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Japanese collector donates Medieval manuscripts

Posted on 2 September 2014

A prominent Japanese academic has donated fragments of Latin medieval manuscripts and seven fragments of early printed books to the University of York.

Professor Linne Mooney receives the box of medieval manuscript fragments from Professor Toshiyuki Takamiya (credit: Suzy Harrison)

Each fragment consists of one or two leaves (pages) from a medieval manuscript or early printed book, of dates ranging from the 10th to the 16th centuries.  Many include coloured or gold-leaf decorated initials.

Professor Toshiyuki Takamiya, of Keio University in Tokyo, presented the box of fragments to Linne Mooney, Director of the Centre for Medieval Studies and Professor of Medieval English Palaeography in the Department of English and Related Literature at York.

He said:  'I recognized that there were few original medieval manuscript sources in York in relation to the numbers of faculty and graduate students studying the Middle Ages at the University, so I thought these fragments would be a welcome addition to the University's collection.'

Professor Takamiya’s manuscripts will join the thousands of archival medieval records at the Borthwick Institute for Archives at the University. The University is home to the largest concentration of medieval scholars in the UK: 36 staff and over 120 postgraduate students at York study the literature, history, art and archaeology of the Middle Ages.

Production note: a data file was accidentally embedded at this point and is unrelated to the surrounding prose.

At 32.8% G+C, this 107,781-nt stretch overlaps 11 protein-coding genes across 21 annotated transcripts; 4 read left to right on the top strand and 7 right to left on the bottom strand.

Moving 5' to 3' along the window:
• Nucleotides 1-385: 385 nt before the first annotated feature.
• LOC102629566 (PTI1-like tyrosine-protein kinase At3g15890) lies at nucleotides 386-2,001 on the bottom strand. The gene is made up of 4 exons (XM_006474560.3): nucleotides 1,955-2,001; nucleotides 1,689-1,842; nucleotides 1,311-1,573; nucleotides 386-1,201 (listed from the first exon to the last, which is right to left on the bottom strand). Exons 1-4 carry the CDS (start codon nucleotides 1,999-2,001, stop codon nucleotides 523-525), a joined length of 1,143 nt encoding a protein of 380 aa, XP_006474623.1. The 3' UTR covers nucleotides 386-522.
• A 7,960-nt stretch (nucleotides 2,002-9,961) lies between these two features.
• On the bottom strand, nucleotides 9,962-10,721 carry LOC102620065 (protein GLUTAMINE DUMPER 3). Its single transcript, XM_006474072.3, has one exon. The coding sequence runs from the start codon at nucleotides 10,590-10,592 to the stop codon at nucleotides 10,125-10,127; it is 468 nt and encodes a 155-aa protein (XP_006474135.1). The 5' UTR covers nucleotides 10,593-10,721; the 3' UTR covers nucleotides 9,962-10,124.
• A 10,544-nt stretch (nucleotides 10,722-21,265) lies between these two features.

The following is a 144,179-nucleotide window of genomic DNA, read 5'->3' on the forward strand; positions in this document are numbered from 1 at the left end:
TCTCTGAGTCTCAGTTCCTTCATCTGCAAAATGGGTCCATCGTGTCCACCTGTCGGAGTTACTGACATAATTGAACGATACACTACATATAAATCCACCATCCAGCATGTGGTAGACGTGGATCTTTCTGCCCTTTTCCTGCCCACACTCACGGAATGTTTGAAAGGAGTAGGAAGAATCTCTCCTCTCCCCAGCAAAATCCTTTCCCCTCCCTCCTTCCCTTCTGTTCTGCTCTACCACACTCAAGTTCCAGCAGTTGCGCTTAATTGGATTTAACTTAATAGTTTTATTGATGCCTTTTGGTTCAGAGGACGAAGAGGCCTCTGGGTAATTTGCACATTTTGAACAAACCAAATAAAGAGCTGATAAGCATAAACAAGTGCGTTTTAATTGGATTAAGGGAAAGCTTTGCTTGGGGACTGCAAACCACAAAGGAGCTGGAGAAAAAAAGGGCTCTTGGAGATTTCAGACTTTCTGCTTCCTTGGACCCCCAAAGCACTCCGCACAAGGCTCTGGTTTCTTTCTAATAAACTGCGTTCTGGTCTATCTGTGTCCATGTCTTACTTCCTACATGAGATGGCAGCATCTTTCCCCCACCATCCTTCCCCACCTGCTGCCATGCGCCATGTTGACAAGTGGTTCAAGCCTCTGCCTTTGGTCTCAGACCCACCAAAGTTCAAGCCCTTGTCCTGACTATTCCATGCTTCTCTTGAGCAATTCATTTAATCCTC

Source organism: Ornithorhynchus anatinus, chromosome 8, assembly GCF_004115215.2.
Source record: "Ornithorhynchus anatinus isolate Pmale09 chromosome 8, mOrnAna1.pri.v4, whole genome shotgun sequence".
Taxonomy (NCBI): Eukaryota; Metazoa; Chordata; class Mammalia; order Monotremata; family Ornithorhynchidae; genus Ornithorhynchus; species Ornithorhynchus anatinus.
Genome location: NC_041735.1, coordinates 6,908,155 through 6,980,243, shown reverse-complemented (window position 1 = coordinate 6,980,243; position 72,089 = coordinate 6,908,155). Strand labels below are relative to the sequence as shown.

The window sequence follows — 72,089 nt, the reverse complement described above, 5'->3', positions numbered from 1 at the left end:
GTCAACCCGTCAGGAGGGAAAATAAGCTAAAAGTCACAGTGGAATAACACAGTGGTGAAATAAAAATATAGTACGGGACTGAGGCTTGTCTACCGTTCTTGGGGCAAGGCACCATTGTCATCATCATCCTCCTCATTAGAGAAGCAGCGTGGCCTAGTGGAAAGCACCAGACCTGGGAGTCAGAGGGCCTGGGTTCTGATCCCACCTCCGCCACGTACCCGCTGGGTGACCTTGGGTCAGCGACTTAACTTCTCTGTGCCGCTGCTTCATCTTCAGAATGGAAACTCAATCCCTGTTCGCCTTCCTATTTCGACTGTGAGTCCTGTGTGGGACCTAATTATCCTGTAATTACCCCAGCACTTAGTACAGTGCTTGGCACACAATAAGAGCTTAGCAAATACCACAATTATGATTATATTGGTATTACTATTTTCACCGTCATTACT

Professor Mooney said: “We are tremendously grateful to Professor Takamiya for this generous donation to the Centre for Medieval Studies and the University of York.”

The collection, to be known as the Takamiya Manuscript Fragments Collection, will be kept at the Borthwick Institute for Archives on the University of York campus and will be made available for study in the Borthwick searchroom. An exhibition focusing on the manuscripts will be held later this year.

Staff and students in the Centre for Medieval Studies, particularly those studying palaeography (the reading and dating of medieval handwriting), will welcome the Takamiya Manuscript Fragments Archive.  Fittingly, twenty-eight manuscripts of Professor Takamiya’s collection had been originally assembled in the 19th century for exactly this purpose.

The manuscript fragments came from the library of the 19th century medieval manuscript collector, Sir Thomas Phillipps, part of a larger collection of fragments bought by the booksellers William H. Robinson Ltd. of London from the sale of Phillipps manuscripts in 1946. The collection donated by Professor Takamiya was assembled by the booksellers as a sample of styles from several centuries of the Middle Ages.

The larger collection belonged in the first half of the 20th century to Estelle Doheny, a Californian collector. Similar sets of specimen fragments assembled by Robinsons are now in the Lilly Library at the University of Indiana and the Bodleian Library of the University of Oxford, while other sets remain in private ownership.

Last year, Professor Takamiya placed the bulk of his collection of medieval English manuscripts on long-term deposit at the Beinecke Library at Yale University in the USA.  It was the world's largest private collection of medieval manuscripts written in English.

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